The holidays are a great time to take fantastic photos of lights, decorations and events. It is also one of the few times a year so many family members are in one place – an ideal opportunity for a family portrait. Here are some tips I have put together to help you take memorable photos of your holiday.
1. Make sure you have enough blank memory cards (or film) and charged batteries. I always carry a fully charged backup battery in my camera bag. If you have a computer nearby to offload the photos, even better. Read your camera manual or use a tutorial. If you do not know how to properly use it, you will never be able to take full advantage of all it has to offer.
2. For actions shots, like a child in a play or opening gifts, be ready to take the shot and have the camera in hand. If you have a camera with “Drive Mode” options, try continuous shot for quicker shooting. Don’t be afraid to get in closer where the action is happening.
3. Composition is one of the key aspects of photography. Rather than always placing the subject in the middle of the photo, try a different angle or off center. Filling the frame also makes for a better photo. Don’t be afraid to get creative with composition. It helps to make your pictures much more interesting.
4. Try using natural light rather than flash. So often the flash is left on automatic, and the photo will appear over exposed (too light). If you see a lot of shadows on your subjects face (i.e. under eyes), whether indoors or out, then a flash is necessary.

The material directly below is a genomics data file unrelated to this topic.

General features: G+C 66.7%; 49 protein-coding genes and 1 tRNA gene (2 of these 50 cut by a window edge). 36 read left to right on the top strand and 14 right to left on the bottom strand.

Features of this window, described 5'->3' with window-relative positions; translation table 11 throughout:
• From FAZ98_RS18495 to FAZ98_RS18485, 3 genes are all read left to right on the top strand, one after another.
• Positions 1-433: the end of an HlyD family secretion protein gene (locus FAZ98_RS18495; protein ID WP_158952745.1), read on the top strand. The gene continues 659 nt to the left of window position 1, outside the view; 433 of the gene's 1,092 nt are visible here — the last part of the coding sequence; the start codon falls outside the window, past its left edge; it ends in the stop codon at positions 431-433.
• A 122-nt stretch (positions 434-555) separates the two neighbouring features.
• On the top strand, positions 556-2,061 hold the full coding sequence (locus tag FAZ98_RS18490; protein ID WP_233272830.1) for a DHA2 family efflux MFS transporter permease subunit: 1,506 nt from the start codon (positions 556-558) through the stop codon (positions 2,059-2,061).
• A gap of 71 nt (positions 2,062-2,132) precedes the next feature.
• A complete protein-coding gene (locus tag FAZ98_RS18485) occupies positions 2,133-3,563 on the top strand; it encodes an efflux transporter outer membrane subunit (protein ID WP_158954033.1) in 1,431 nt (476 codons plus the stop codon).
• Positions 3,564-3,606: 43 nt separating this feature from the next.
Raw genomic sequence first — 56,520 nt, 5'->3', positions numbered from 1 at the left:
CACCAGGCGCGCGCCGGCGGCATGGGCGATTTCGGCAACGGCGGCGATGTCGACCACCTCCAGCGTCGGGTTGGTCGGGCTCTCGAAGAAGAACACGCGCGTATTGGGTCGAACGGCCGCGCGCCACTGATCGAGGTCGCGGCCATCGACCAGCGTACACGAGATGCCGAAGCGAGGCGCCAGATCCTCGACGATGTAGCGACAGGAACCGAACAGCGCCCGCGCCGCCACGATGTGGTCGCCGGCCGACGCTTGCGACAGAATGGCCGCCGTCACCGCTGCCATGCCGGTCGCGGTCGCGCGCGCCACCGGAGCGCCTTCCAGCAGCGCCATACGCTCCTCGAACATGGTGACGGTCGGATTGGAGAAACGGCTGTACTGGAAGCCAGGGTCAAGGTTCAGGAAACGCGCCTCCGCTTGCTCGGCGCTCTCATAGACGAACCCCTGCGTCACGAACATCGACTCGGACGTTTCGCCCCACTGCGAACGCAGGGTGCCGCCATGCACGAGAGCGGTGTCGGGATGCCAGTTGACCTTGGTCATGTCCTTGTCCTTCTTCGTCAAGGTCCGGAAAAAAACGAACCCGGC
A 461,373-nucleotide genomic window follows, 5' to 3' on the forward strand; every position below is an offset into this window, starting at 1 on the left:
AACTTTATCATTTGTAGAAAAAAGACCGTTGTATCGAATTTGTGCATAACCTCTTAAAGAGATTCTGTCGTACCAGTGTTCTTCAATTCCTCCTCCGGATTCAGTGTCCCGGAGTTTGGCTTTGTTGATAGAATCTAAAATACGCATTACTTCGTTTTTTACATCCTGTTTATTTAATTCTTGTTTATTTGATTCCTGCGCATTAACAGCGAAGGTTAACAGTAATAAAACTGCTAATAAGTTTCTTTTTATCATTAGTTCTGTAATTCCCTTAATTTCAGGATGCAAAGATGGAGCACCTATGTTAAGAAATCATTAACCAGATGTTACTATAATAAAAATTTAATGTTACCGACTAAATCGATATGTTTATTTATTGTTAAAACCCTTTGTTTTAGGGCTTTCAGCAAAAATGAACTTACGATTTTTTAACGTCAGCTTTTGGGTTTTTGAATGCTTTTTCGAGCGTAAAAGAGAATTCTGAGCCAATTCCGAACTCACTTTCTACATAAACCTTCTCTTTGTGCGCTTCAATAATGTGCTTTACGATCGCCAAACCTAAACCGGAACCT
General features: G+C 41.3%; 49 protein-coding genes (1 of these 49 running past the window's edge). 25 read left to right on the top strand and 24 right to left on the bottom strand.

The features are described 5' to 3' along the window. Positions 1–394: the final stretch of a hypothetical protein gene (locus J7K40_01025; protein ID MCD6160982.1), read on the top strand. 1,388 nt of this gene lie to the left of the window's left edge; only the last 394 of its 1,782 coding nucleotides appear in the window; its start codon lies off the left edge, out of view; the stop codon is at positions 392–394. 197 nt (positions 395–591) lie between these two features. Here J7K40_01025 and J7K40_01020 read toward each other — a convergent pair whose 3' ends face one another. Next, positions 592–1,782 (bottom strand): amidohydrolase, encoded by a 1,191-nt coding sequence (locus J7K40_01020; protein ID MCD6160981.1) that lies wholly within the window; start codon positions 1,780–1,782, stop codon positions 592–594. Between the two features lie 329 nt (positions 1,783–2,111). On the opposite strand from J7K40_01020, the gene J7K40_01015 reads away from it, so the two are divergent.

5. When taking pictures of lights, whether outdoors or on our tree, a tripod is useful. Try long exposures (keeping the shutter open for a loner duration) if your camera allows for interesting effects. If you ever see the photos of cars that leave the long light trails, that is done by long exposure. You can also do a long exposure and move the camera in different directions for an artistic look.
6. Play with the zoom and macro options. Great way to get different perspectives of the same scene or object.
7. Intrusions and truncations into frame edges can be distracting and take away from the image quality and focus. There is a term called “phantom limbs” we sometimes use in photography. Ever see a photo where the subject is standing in front of a tree and it looks like another arm or something odd is growing out of his or her head? Pay attention to what is in the background and edges to make sure it will not be distracting.
8. Family photos, especially large groups, are not always easy to take. There is always a person who blinks, one who doesn’t want to stand still and one who refuses to smile. To get the best possible chance of a good photo, take several and fast as you can. If doing different groupings, get the children done first and let your elders relax until you need them.
9. Don’t forget the pets! They are part of the family too. For dogs, exercise them then photograph. Have treats in hand. Those two things will make them more cooperative.
10. If you plan on giving a camera as a gift, charge the battery, put it and the memory card in the camera, and have the time and date set up. It is so nice to be able to open the box and start using the camera right away.
Once you have taken the photos, uploaded to your computer and shared with your friends and family, have some printed and displayed at home. I have so many clients with loads of photos on their computers, or prints in shoe boxes, but none one their walls. My philosophy is photographs are for sharing, so show them off.
Hope these tips help, and Garrison Studio wishes everyone a happy and safe holiday.